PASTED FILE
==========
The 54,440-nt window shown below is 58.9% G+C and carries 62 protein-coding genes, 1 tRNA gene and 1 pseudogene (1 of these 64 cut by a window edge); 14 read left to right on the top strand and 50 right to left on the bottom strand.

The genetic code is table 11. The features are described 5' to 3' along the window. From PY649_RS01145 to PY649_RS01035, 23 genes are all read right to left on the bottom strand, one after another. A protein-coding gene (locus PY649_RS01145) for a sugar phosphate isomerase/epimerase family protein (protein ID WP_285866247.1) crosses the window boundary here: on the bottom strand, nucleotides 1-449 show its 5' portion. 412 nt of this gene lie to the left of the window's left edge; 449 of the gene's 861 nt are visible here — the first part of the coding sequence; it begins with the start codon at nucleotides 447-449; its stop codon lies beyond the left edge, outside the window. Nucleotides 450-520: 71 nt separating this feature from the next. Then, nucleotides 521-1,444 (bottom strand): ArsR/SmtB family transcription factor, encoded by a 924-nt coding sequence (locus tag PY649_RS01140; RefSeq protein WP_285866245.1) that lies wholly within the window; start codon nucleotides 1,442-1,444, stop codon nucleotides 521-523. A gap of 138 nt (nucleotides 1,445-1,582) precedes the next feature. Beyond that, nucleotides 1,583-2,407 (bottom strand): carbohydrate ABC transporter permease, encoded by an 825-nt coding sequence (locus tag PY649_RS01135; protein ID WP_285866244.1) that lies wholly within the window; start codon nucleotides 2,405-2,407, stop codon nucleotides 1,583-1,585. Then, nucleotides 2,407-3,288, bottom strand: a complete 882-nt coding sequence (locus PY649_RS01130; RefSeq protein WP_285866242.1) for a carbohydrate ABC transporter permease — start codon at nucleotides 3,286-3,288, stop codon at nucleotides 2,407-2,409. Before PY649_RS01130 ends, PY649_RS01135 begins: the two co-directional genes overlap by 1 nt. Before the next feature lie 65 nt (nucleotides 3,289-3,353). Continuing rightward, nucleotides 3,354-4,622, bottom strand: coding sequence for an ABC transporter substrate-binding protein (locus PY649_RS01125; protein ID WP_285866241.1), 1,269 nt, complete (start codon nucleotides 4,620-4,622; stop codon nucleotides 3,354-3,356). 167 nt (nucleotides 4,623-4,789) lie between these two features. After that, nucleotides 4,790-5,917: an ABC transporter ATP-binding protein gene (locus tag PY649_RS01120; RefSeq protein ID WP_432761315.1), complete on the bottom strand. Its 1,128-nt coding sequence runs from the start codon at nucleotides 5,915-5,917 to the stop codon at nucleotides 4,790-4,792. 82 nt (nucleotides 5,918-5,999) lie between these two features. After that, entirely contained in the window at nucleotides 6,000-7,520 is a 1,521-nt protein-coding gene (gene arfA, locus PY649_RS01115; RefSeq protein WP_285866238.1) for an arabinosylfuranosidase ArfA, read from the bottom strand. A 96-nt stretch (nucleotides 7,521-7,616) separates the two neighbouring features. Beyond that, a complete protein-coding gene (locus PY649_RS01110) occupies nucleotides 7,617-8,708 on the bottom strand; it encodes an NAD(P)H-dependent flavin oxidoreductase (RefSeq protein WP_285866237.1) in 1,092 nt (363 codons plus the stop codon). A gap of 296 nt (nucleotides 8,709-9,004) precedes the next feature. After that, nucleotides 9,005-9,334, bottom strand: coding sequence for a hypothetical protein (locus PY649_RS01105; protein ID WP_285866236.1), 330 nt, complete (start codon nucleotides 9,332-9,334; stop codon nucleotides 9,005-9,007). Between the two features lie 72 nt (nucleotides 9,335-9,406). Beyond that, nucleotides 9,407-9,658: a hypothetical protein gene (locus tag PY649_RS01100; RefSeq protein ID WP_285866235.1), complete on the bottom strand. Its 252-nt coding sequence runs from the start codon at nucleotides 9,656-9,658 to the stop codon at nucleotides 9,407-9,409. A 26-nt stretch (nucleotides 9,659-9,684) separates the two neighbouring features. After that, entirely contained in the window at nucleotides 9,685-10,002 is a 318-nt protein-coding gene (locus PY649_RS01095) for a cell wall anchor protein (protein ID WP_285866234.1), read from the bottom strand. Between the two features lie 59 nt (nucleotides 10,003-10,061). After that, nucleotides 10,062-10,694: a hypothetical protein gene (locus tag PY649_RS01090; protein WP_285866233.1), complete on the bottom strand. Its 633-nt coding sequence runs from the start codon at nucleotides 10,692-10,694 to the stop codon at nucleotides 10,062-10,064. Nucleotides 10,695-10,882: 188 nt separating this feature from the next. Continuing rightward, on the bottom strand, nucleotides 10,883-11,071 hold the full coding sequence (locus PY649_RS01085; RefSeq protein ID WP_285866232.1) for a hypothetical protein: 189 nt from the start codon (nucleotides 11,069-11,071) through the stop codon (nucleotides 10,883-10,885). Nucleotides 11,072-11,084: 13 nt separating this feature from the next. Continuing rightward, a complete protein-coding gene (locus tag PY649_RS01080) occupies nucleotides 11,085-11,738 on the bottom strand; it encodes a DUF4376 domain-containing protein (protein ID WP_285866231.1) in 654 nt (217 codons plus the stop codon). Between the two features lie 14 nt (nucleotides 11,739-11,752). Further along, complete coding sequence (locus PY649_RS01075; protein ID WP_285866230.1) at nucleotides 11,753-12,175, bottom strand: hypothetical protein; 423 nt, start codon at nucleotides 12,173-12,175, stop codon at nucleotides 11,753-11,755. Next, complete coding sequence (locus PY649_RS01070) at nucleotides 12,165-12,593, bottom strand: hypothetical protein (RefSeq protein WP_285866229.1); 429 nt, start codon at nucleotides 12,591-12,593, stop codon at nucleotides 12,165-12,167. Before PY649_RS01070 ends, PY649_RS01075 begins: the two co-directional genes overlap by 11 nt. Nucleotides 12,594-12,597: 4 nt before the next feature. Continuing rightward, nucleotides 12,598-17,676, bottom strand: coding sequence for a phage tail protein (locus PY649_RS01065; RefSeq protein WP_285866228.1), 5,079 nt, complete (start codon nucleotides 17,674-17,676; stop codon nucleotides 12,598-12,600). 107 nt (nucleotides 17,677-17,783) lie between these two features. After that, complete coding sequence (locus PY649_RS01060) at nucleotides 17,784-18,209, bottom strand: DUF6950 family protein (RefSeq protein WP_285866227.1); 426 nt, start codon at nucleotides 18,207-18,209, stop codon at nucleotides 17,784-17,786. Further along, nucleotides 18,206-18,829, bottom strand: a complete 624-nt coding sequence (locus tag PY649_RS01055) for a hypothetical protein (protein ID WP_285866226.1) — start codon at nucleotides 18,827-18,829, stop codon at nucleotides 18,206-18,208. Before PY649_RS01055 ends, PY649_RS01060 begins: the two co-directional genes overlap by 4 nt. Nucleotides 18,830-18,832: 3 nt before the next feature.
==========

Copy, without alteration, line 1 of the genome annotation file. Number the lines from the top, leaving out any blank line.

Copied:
The 54,440-nt window shown below is 58.9% G+C and carries 62 protein-coding genes, 1 tRNA gene and 1 pseudogene (1 of these 64 cut by a window edge); 14 read left to right on the top strand and 50 right to left on the bottom strand.